# 15. Endogenous Grid Method#

GPU

This lecture was built using a machine with JAX installed and access to a GPU.

To run this lecture on Google Colab, click on the “play” icon top right, select Colab, and set the runtime environment to include a GPU.

To run this lecture on your own machine, you need to install Google JAX.

## 15.1. Overview#

In this lecture we use the endogenous grid method (EGM) to solve a basic income fluctuation (optimal savings) problem.

Background on the endogenous grid method can be found in an earlier QuantEcon lecture.

Here we focus on providing an efficient JAX implementation.

In addition to JAX and Anaconda, this lecture will need the following libraries:

```
!pip install --upgrade quantecon
```

## Show code cell output

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```

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```

```
WARNING: Running pip as the 'root' user can result in broken permissions and conflicting behaviour with the system package manager. It is recommended to use a virtual environment instead: https://pip.pypa.io/warnings/venv
```

```
import quantecon as qe
import matplotlib.pyplot as plt
import numpy as np
import jax
import jax.numpy as jnp
import numba
from time import time
```

Let’s check the GPU we are running

```
!nvidia-smi
```

```
Thu Jun 13 03:49:58 2024
+---------------------------------------------------------------------------------------+
| NVIDIA-SMI 535.54.03 Driver Version: 535.54.03 CUDA Version: 12.5 |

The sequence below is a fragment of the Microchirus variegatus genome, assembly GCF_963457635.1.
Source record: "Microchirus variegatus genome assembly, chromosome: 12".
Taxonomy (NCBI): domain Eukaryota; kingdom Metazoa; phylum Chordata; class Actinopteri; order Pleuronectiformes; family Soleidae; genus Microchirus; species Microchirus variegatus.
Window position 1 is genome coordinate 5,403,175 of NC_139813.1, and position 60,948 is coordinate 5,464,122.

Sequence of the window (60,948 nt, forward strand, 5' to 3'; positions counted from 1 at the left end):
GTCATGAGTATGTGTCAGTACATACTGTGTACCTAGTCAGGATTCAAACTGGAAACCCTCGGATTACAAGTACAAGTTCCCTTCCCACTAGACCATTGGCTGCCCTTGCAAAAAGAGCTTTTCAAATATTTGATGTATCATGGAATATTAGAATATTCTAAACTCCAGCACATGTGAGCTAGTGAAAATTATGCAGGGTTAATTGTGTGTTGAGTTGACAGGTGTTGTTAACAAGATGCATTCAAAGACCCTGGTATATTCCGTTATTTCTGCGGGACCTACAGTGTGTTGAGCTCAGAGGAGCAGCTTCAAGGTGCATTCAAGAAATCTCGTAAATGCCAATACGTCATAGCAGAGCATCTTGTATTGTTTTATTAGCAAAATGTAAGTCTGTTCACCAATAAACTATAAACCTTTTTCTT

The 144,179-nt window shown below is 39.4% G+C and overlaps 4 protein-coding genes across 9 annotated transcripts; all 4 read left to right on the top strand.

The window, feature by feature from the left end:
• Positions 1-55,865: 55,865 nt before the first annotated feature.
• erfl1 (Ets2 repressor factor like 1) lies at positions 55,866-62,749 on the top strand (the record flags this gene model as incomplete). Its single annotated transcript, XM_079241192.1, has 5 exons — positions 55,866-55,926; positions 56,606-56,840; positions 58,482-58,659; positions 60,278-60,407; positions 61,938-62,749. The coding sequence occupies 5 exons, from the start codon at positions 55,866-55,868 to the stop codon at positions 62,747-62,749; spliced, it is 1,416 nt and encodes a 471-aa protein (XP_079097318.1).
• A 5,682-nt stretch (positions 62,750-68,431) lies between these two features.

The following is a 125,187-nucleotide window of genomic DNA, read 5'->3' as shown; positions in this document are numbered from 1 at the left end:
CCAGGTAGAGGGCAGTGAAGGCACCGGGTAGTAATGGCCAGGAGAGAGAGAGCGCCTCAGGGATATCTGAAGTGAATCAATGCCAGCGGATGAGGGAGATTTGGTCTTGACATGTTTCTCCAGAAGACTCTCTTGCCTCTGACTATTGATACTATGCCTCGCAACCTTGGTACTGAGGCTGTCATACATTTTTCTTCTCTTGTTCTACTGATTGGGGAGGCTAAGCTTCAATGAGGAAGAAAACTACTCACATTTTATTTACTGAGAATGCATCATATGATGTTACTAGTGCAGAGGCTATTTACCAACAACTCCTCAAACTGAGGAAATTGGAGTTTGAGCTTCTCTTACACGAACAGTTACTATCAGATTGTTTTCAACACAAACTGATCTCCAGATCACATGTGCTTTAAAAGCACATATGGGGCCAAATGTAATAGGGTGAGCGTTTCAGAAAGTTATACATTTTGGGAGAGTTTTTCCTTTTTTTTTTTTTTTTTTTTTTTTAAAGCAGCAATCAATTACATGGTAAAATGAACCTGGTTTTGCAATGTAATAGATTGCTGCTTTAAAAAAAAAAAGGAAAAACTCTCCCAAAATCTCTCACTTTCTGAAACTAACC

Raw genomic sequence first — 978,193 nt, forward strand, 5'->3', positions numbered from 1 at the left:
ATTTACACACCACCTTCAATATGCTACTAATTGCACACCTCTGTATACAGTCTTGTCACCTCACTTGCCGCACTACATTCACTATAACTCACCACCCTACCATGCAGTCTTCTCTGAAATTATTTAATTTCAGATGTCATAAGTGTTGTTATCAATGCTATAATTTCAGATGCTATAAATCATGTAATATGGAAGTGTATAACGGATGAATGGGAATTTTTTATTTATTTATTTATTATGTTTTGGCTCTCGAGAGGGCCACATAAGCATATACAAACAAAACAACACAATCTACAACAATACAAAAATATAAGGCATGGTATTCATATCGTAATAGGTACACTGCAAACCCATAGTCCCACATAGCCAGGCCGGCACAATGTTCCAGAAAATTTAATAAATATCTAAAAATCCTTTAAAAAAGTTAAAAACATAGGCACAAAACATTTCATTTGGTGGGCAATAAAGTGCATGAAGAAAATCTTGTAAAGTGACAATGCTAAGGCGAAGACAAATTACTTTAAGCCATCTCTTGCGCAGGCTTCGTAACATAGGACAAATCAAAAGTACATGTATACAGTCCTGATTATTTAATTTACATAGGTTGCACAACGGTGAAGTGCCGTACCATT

|-----------------------------------------+----------------------+----------------------+
| GPU Name Persistence-M | Bus-Id Disp.A | Volatile Uncorr. ECC |
| Fan Temp Perf Pwr:Usage/Cap | Memory-Usage | GPU-Util Compute M. |
| | | MIG M. |
|=========================================+======================+======================|
| 0 Tesla T4 On | 00000001:00:00.0 Off | Off |
| N/A 46C P8 9W / 70W | 2MiB / 16384MiB | 0% Default |
| | | N/A |
+-----------------------------------------+----------------------+----------------------+
+---------------------------------------------------------------------------------------+
| Processes: |
| GPU GI CI PID Type Process name GPU Memory |
| ID ID Usage |
|=======================================================================================|
| No running processes found |
+---------------------------------------------------------------------------------------+
```

We use 64 bit floating point numbers for extra precision.

```
jax.config.update("jax_enable_x64", True)
```

## 15.2. Setup#